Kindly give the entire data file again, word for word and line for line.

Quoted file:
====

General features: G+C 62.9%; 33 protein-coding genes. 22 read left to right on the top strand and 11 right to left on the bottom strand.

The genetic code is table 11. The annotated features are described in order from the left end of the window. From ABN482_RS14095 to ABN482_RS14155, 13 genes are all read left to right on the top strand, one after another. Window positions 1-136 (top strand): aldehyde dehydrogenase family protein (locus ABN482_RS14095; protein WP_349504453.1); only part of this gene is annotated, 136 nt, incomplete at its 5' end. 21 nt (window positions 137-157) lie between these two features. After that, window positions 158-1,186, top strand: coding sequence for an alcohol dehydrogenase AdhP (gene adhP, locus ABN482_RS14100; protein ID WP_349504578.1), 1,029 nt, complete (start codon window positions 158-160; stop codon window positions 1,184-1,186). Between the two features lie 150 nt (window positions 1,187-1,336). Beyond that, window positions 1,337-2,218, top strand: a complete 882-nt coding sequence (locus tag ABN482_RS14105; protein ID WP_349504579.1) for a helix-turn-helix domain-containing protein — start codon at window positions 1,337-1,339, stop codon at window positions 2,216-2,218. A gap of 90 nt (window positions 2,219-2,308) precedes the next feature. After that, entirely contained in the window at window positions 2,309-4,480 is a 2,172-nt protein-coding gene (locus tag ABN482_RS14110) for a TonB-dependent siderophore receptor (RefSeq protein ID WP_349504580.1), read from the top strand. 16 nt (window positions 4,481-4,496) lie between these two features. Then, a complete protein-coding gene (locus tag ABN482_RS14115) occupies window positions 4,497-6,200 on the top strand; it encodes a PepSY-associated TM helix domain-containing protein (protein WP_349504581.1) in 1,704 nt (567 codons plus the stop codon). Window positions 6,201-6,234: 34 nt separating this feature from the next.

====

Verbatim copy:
General features: G+C 62.9%; 33 protein-coding genes. 22 read left to right on the top strand and 11 right to left on the bottom strand.

The genetic code is table 11. The annotated features are described in order from the left end of the window. From ABN482_RS14095 to ABN482_RS14155, 13 genes are all read left to right on the top strand, one after another. Window positions 1-136 (top strand): aldehyde dehydrogenase family protein (locus ABN482_RS14095; protein WP_349504453.1); only part of this gene is annotated, 136 nt, incomplete at its 5' end. 21 nt (window positions 137-157) lie between these two features. After that, window positions 158-1,186, top strand: coding sequence for an alcohol dehydrogenase AdhP (gene adhP, locus ABN482_RS14100; protein ID WP_349504578.1), 1,029 nt, complete (start codon window positions 158-160; stop codon window positions 1,184-1,186). Between the two features lie 150 nt (window positions 1,187-1,336). Beyond that, window positions 1,337-2,218, top strand: a complete 882-nt coding sequence (locus tag ABN482_RS14105; protein ID WP_349504579.1) for a helix-turn-helix domain-containing protein — start codon at window positions 1,337-1,339, stop codon at window positions 2,216-2,218. A gap of 90 nt (window positions 2,219-2,308) precedes the next feature. After that, entirely contained in the window at window positions 2,309-4,480 is a 2,172-nt protein-coding gene (locus tag ABN482_RS14110) for a TonB-dependent siderophore receptor (RefSeq protein ID WP_349504580.1), read from the top strand. 16 nt (window positions 4,481-4,496) lie between these two features. Then, a complete protein-coding gene (locus tag ABN482_RS14115) occupies window positions 4,497-6,200 on the top strand; it encodes a PepSY-associated TM helix domain-containing protein (protein WP_349504581.1) in 1,704 nt (567 codons plus the stop codon). Window positions 6,201-6,234: 34 nt separating this feature from the next.